I like the sharp turning ability of that nosewheel! I'll pay extra.
     
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  13. Jim_R

    Jim_R Cleared for Takeoff PoA Supporter

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    FTFY.
     
  14. Sinistar

    Sinistar Pattern Altitude

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    Way to go!!! The last time I saw your Lake it was a cold winter day and it hadn't seen sunlight for a lot of years. The colors still really pop in the sunlight. I hope it was a uneventful trip back up north.

    Now if I could just get him to lower the price on the now EMPTY hangar.
     
  15. ktup-flyer

    ktup-flyer En-Route

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    POA Airlines?
    747.jpg
     
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  16. Sinistar

    Sinistar Pattern Altitude

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  17. geneseib

    geneseib Line Up and Wait

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    Because you haven't bought and flown them.
     
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  18. Brad Smith

    Brad Smith Line Up and Wait

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    I had a 1967 Camaro RS that I restored and never missed all the modern amenities you mentioned. The car was just fun to drive. Noisy with a 327 and Muncie four-speed, it was always entertaining whether at the drag strip or on a long drive. No safety features except for a lap belt and a collapsible steering column but somehow it didn't seem to matter. The car topped out at 141 mph (not stock, of course) and the handling needed work, but what the heck...it was 1967 all over again!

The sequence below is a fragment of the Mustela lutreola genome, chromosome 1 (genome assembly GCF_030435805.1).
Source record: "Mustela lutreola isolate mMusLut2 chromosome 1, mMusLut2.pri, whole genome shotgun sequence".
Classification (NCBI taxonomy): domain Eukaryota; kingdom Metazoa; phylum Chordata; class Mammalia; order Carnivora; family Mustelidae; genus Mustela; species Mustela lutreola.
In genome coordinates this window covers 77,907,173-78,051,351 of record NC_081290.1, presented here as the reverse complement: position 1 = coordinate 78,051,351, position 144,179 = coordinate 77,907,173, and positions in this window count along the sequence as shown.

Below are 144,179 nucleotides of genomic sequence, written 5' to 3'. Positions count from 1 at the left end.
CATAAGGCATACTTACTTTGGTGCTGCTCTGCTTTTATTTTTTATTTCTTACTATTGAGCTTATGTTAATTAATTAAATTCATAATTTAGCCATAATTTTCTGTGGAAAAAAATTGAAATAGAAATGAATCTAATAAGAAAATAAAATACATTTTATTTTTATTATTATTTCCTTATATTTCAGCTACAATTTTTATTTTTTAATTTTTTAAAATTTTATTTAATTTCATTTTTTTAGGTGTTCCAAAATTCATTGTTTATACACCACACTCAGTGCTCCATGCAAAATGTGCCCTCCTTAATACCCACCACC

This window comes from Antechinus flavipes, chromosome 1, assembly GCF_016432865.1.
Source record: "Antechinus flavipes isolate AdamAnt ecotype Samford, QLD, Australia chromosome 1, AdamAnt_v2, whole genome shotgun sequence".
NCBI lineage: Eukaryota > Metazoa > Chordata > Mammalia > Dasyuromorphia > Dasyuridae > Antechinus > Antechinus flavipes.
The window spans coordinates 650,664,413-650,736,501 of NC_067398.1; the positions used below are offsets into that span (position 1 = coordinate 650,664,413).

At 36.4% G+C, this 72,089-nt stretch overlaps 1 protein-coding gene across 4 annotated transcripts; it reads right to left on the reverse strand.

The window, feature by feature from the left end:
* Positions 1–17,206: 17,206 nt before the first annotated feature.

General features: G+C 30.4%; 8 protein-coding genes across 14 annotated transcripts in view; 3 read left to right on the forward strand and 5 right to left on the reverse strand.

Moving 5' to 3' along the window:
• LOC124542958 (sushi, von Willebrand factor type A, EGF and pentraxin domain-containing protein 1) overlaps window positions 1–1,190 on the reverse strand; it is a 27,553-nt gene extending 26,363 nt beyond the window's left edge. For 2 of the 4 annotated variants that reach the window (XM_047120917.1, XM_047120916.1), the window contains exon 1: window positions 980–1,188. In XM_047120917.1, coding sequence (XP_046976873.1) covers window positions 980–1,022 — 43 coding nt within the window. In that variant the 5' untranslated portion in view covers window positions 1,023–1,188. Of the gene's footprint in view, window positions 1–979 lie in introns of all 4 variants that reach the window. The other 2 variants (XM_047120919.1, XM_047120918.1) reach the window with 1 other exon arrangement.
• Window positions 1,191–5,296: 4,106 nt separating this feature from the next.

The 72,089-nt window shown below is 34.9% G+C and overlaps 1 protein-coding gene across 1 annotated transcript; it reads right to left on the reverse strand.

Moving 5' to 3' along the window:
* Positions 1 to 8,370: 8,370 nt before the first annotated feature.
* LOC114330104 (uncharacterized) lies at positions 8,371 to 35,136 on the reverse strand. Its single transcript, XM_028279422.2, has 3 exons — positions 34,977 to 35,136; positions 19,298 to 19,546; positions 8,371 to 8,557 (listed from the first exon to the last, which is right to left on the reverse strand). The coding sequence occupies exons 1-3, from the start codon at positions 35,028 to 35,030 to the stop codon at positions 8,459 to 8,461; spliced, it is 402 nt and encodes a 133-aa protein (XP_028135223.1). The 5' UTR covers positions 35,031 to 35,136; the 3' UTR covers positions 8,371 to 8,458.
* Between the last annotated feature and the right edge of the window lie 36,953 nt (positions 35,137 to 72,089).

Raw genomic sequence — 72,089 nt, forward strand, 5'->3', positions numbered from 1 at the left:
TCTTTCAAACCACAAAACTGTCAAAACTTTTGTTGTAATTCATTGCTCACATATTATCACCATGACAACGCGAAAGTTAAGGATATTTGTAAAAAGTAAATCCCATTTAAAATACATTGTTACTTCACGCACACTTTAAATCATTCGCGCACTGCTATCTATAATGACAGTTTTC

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  19. Old Crow

    Old Crow Filing Flight Plan

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    Twenty years ago I ran across exactly what I was looking for sitting on a tie down. Tried contacting the owner seeing if he was interested in selling. He was very nasty about it saying NO! It seems the plane had been in his family for many years and wouldn't sell it even though he had no plans on becoming a pilot. The plane sat for many years tires going flat, bird nests, etc and finally a couple of years ago the airport junked it for unpaid tie down fees.
     
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  20. DaleB

    DaleB En-Route

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    People get weird.

    My wife had an uncle who had a GT350H sitting in his garage for decades. Engine was blown, and it had some rust that needed to be addressed, but it was not wrecked and was restorable. I told him for YEARS that if he was ever ready to sell it, if he ever decided it was time to let it go, to please for the love of all that's good in the world call me first. I'd pay a fair price for it, and it would stay in the family where he could drive it after it was made driveable again.

    Then one day it was gone. Apparently some total stranger found out about it and offered him some money for it, and he sold it. Never could figure that out.